Summer reading list for the (to be) reformed manager

Posted on
You often think there must be a better way of getting stuff done,
while at work you spend your time working around obstacles created by the very same processes put there to help you. Meanwhile, you build meaningful relationships, based on professional respect and trust, that span well over the boundaries of the formal hierarchy.
These books are for you.
The first book is:
Dialogue Mapping: Building Shared Understanding of Wicked Problems
by Jeff Conklin, Ph.D.
In the first chapter of the book, the one I recommend, you find a description of wicked or complex problems that we typically face nowadays at work.
You can download that chapter from here: http://www.cognexus.org/wpf/wickedproblems.pdf

The second book is:
Obliquity: Why our goals are best achieved indirectly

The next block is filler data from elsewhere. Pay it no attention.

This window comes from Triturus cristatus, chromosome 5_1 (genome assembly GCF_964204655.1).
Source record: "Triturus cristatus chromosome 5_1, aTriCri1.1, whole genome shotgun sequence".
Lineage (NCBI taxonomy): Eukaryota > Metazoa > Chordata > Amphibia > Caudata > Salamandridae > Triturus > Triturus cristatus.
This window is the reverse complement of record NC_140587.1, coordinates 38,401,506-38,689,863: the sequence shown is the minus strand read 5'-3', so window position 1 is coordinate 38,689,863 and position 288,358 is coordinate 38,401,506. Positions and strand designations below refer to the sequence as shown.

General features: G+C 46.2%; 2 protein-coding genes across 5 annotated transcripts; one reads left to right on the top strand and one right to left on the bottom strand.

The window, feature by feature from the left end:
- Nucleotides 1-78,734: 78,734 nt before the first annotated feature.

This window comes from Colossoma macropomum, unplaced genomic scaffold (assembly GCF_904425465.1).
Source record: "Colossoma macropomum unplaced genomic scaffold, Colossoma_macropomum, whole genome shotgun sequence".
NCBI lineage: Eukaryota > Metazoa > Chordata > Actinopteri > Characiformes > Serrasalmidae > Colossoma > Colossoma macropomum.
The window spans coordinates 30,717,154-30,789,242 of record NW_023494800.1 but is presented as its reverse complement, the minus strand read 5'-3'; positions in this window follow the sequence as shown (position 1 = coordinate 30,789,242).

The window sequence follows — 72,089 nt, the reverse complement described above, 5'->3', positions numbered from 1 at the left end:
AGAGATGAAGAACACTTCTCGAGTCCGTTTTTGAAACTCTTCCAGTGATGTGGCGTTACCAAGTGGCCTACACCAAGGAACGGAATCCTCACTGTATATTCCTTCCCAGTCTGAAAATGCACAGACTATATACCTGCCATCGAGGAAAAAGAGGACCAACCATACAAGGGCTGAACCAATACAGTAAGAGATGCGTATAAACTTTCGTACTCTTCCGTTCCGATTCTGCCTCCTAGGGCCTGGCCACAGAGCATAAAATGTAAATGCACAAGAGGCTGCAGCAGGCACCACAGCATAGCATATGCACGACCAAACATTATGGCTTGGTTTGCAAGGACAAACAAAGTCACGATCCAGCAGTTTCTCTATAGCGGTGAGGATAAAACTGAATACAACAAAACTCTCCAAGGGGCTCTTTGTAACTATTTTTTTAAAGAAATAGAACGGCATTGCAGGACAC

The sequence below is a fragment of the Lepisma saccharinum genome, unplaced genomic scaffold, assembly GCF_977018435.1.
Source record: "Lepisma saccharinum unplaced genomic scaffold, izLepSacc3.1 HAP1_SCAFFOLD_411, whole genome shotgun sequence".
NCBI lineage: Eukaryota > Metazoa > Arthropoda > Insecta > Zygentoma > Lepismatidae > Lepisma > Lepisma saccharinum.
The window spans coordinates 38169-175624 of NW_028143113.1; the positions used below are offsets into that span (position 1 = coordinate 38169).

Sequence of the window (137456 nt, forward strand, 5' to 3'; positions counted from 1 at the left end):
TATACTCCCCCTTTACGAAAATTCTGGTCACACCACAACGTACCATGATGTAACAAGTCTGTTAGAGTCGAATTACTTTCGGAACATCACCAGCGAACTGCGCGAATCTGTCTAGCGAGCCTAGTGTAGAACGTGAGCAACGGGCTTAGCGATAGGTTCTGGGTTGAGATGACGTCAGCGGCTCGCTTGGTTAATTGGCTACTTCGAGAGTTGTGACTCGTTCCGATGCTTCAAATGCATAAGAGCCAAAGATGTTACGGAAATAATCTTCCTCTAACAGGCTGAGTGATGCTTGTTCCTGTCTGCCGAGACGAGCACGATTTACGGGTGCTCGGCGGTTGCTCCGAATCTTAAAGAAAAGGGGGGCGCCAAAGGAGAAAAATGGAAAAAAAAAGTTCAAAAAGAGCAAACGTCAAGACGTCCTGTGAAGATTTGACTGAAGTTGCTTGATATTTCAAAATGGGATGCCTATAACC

by John Kay.

Here you find suggestions on decision making and suitable approaches to wicked and complex problems.
You also find historical notes on traditional management, from the raise of traditional management techniques in complicated domains during WWII and in Ford during ’45, to their fall in complex domains during Vietnam war and in Ford during ’68.
You can find it here: https://www.johnkay.com/product/obliquity/

The third book is:
Coaching For Performance: Growing People, Performance and Purpose
by Sir John Whitmore.

When dealing with wicked and complex problems, in a socio-technical system, people is at centre. Directive approaches with people are not fit for purpose here. This book provides alternative ideas and approaches, that are fundamental in today’s prevailing servant-leadership style.
You can find it here: https://www.performanceconsultants.com/coaching-for-performance-book (I prefer the 2nd and 3rd edition.)